When Will Republican Leaders Fight Back?

If the GOP is unwilling to stand up to radicals, it might as well just rename itself the Committee to Elect Hillary Clinton.
Jonathan Ernst/Reuters

Eric Cantor tried to appease Republican radicals. They turned on him anyway.

John Boehner has tried to resist them. They just overwhelmed him.

Mitt Romney tried to join them—and in doing so fastened onto his party the platform that lost the presidential election of 2012.

At some point, Republican leaders must recognize that they have a fight on their hands whether they like it or not. If they refuse to join that fight, they will be devoured anyway. If they surrender, they condemn the whole conservative project in America to the destructive leadership of fanatics (and the cynics who make their living by duping fanatics).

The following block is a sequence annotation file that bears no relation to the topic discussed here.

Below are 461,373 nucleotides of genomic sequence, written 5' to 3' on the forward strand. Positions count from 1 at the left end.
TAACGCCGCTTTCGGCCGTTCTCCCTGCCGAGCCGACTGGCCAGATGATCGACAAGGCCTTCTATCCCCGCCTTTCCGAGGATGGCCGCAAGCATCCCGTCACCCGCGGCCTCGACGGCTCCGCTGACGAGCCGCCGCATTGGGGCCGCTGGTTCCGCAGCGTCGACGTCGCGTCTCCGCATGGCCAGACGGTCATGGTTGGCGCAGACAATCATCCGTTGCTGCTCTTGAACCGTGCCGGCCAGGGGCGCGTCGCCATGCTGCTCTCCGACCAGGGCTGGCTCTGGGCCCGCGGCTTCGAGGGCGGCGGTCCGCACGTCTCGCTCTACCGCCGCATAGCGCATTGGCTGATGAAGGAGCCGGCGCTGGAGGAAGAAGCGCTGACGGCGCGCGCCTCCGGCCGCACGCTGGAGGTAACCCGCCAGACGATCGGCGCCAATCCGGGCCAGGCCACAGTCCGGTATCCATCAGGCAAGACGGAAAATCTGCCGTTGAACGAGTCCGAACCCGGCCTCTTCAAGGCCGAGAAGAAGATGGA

This lesson keeps being administered. Republican leaders repeatedly refuse to learn.

The political exemplar most relevant to today's GOP is not the oft-invoked Ronald Reagan. It is Tony Blair, who revived his party by standing up to its most extreme elements. There is no such leadership yet on the Republican side. If Republicans don’t develop it soon, we might just as well already rename our dysfunctional party the Committee to Elect Hillary Clinton.

"Do not follow a multitude to do wrong." Whoever wrote that probably wasn't a practicing politician. But the author knew something about how to save politicians from their most self-defeating impulses.

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David Frum is a senior editor at The Atlantic.

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